- Not all good is retrieved with mercury. As a matter of fact, I think
mercury “leaching” is illegal and rarely done anymore. It is an
interesting process, though, whereby gold is recovered by pouring
mercury over it, often in river beds. The gold “melts” into the mercury
which then carries it further downhill. Then the gold-bearing mix is
heated to evaporate the mercury, leaving the gold behind.
G’day; here’s another penn’orth:- In some of the creeks of New Zealand,
and in some ancient sand dunes on the West Coast of the South Island the
gold is so fine that it is hard to see. (there’s a very old ballad
called, “There’s Gold, Bright Fine Gold In The Mataura”)The miners crushed
the consolidated sandy rock and washed it down a wooden slope with bits of
wood nailed across it, (called a riffle box) which caught the larger bits.
Next came a piece of sheepskin fleece (Jason’s Golden Fleece?) which
caught the finer stuff, though in the later years carpet seemed to work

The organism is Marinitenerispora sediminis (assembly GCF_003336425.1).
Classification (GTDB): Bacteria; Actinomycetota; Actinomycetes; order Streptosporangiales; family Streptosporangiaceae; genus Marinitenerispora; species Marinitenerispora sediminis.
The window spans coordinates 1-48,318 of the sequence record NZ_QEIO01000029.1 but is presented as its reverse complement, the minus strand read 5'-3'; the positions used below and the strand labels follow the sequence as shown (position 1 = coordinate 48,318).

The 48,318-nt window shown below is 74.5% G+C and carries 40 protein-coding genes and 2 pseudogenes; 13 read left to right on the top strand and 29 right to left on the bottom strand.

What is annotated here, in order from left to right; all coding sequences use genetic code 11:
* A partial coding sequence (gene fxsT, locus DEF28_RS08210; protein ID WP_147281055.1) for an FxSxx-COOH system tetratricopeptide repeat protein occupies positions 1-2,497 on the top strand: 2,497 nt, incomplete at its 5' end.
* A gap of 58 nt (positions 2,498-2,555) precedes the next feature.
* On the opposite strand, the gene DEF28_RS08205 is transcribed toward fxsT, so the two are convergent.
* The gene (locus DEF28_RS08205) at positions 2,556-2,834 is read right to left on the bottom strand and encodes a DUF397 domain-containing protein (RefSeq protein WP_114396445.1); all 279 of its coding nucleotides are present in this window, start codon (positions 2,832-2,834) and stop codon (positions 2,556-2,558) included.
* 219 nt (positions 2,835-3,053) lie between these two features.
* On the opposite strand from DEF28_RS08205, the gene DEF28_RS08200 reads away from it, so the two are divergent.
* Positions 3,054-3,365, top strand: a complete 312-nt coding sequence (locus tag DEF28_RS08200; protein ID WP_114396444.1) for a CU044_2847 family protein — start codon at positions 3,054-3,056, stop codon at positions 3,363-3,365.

better . Finally came copper sheets, coated with plenty of mercury, and
this caught the very finest gold, amalgamating with it. The amalgam was
scraped off as a thick yellowish paste and placed in a retort made of iron
pipe, and the main vessel was heated in a fire (usually the camp fire).
The mercury was thus recovered, and the spongy gold was melted and poured
into a bucket of water, then they waited for the itinerant gold buyer to
come around to the goldfield.
The very early prospectors, with the very finest gold in their pan used to
amalgamate it with mercury. Then they’d get the biggest potato they could
find, hollow it out and leave a sort of gallery. They would then put the
putty-like gold amalgam on their shovel, put the spud over it and heat it
on the fire. The mercury distilled off, collecting in the gallery, from
whence it could be poured out to be reused, and the gold sponge would
remain on the shovel. An early example of Kiwi ingenuity, and I’ve
actually seen it done.
I hope not too many ate the well cooked spud afterwards.
I really can’t imagine the prospectors - who were all extremely poor -
wasting expensive mercury by pouring it in the creek in the hope they’d
get it back further down.
These days they treat the crushings with dilute sodium cyanide solution
and bubble air through the liquid, which dissolves the gold then plate out
the gold electrically, which leaves a far more pure gold than the mercury
A lot cheaper too.
/ /__| \ @John_Burgess2
At sunny Nelson NZ (in winter)